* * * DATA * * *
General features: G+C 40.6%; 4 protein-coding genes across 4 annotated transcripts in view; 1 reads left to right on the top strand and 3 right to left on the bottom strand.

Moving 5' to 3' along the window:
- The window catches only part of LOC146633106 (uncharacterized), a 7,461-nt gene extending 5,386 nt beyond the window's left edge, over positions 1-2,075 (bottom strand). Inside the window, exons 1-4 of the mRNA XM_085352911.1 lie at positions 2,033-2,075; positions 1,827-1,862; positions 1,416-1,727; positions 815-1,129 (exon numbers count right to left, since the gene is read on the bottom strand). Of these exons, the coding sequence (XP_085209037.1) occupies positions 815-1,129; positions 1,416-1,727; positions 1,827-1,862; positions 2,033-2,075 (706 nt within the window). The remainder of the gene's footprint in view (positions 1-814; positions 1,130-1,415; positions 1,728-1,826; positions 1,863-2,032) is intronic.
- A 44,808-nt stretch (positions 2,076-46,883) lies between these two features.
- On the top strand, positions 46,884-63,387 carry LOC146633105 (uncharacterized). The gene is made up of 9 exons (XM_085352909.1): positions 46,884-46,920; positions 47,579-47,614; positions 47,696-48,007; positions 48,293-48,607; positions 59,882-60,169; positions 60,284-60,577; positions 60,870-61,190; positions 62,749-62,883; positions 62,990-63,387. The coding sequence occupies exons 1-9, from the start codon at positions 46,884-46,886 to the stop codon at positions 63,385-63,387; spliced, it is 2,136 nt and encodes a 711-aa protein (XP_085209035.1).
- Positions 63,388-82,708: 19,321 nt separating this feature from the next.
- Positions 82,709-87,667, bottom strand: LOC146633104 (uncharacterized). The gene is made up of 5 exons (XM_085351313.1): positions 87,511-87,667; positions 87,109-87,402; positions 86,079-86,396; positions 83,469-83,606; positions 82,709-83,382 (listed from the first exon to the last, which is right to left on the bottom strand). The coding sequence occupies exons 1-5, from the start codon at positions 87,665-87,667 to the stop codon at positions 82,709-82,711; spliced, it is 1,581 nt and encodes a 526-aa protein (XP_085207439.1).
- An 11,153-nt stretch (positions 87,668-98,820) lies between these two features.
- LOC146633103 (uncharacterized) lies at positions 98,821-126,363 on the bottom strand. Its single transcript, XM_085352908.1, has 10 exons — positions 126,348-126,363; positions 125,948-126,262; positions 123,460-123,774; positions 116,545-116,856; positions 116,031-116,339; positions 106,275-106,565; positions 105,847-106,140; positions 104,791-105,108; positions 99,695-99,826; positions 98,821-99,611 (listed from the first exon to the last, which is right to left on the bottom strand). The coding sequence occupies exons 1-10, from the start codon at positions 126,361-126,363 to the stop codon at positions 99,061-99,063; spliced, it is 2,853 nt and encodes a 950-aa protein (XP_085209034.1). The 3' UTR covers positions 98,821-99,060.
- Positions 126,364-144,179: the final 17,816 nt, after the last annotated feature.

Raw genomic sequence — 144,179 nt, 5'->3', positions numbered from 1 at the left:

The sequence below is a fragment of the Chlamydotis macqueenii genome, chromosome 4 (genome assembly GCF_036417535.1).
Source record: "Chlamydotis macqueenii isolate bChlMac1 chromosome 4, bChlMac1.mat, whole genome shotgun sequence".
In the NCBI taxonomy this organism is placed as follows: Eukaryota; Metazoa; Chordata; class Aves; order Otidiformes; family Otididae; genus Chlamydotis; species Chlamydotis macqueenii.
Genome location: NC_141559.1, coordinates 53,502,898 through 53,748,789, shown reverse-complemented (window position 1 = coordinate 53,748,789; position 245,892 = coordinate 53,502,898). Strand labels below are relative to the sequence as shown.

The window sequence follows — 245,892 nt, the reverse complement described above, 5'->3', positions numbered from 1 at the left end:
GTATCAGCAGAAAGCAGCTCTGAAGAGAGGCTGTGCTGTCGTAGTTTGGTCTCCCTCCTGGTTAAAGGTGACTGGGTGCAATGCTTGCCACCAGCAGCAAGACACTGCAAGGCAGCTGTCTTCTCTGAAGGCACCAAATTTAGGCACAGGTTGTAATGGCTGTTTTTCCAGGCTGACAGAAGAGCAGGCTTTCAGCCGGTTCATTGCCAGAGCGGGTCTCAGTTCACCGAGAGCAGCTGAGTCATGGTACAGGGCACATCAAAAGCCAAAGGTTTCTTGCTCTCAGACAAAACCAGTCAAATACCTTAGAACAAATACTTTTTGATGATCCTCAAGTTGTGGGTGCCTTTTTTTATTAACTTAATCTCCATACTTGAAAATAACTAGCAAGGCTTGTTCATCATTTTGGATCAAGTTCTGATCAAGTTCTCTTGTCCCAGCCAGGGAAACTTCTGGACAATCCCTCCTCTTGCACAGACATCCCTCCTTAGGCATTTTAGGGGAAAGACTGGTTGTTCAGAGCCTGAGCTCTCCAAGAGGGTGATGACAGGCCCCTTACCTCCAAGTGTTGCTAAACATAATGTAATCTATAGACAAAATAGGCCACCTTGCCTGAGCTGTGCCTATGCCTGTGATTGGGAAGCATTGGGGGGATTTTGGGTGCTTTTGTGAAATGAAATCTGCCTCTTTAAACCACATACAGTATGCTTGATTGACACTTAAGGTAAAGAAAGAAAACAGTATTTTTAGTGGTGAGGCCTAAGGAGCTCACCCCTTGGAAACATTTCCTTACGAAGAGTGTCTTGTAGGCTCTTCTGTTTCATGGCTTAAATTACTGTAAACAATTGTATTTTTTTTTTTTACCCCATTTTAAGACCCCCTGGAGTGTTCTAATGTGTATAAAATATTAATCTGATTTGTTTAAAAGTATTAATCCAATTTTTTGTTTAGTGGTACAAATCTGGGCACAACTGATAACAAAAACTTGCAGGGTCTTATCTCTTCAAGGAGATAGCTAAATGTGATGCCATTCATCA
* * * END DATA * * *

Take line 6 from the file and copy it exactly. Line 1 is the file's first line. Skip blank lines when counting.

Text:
- Positions 63,388-82,708: 19,321 nt separating this feature from the next.